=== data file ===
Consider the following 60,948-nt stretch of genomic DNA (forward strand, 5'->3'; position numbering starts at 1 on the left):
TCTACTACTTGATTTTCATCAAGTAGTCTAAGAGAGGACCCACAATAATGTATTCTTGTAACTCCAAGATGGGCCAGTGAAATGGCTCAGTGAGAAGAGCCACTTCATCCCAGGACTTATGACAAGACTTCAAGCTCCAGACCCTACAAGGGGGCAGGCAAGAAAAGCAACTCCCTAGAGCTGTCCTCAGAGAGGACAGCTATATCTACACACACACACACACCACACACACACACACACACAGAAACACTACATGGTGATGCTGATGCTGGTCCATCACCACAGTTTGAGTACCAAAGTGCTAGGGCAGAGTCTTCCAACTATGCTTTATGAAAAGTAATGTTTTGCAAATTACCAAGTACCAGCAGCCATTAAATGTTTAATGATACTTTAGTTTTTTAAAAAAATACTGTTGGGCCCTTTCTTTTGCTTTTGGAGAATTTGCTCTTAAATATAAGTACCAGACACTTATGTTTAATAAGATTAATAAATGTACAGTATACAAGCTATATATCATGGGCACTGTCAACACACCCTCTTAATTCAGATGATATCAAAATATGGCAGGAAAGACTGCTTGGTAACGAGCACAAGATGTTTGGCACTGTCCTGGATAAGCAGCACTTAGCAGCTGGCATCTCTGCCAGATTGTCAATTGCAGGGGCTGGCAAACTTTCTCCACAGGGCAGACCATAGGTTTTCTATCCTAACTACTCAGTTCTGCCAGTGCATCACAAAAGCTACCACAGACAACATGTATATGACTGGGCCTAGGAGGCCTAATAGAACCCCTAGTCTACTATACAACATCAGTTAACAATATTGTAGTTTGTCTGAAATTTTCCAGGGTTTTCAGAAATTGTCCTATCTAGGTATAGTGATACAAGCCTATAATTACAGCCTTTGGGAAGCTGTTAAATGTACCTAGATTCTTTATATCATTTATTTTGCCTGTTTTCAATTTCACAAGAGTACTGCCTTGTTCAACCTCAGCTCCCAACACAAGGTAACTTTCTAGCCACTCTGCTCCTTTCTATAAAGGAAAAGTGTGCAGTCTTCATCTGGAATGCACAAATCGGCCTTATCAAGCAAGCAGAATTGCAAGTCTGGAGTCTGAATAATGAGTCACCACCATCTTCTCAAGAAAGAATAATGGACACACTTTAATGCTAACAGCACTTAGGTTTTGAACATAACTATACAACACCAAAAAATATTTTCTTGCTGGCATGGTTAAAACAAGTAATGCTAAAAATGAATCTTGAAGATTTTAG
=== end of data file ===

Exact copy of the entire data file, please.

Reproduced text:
Consider the following 60,948-nt stretch of genomic DNA (forward strand, 5'->3'; position numbering starts at 1 on the left):
TCTACTACTTGATTTTCATCAAGTAGTCTAAGAGAGGACCCACAATAATGTATTCTTGTAACTCCAAGATGGGCCAGTGAAATGGCTCAGTGAGAAGAGCCACTTCATCCCAGGACTTATGACAAGACTTCAAGCTCCAGACCCTACAAGGGGGCAGGCAAGAAAAGCAACTCCCTAGAGCTGTCCTCAGAGAGGACAGCTATATCTACACACACACACACACCACACACACACACACACACAGAAACACTACATGGTGATGCTGATGCTGGTCCATCACCACAGTTTGAGTACCAAAGTGCTAGGGCAGAGTCTTCCAACTATGCTTTATGAAAAGTAATGTTTTGCAAATTACCAAGTACCAGCAGCCATTAAATGTTTAATGATACTTTAGTTTTTTAAAAAAATACTGTTGGGCCCTTTCTTTTGCTTTTGGAGAATTTGCTCTTAAATATAAGTACCAGACACTTATGTTTAATAAGATTAATAAATGTACAGTATACAAGCTATATATCATGGGCACTGTCAACACACCCTCTTAATTCAGATGATATCAAAATATGGCAGGAAAGACTGCTTGGTAACGAGCACAAGATGTTTGGCACTGTCCTGGATAAGCAGCACTTAGCAGCTGGCATCTCTGCCAGATTGTCAATTGCAGGGGCTGGCAAACTTTCTCCACAGGGCAGACCATAGGTTTTCTATCCTAACTACTCAGTTCTGCCAGTGCATCACAAAAGCTACCACAGACAACATGTATATGACTGGGCCTAGGAGGCCTAATAGAACCCCTAGTCTACTATACAACATCAGTTAACAATATTGTAGTTTGTCTGAAATTTTCCAGGGTTTTCAGAAATTGTCCTATCTAGGTATAGTGATACAAGCCTATAATTACAGCCTTTGGGAAGCTGTTAAATGTACCTAGATTCTTTATATCATTTATTTTGCCTGTTTTCAATTTCACAAGAGTACTGCCTTGTTCAACCTCAGCTCCCAACACAAGGTAACTTTCTAGCCACTCTGCTCCTTTCTATAAAGGAAAAGTGTGCAGTCTTCATCTGGAATGCACAAATCGGCCTTATCAAGCAAGCAGAATTGCAAGTCTGGAGTCTGAATAATGAGTCACCACCATCTTCTCAAGAAAGAATAATGGACACACTTTAATGCTAACAGCACTTAGGTTTTGAACATAACTATACAACACCAAAAAATATTTTCTTGCTGGCATGGTTAAAACAAGTAATGCTAAAAATGAATCTTGAAGATTTTAG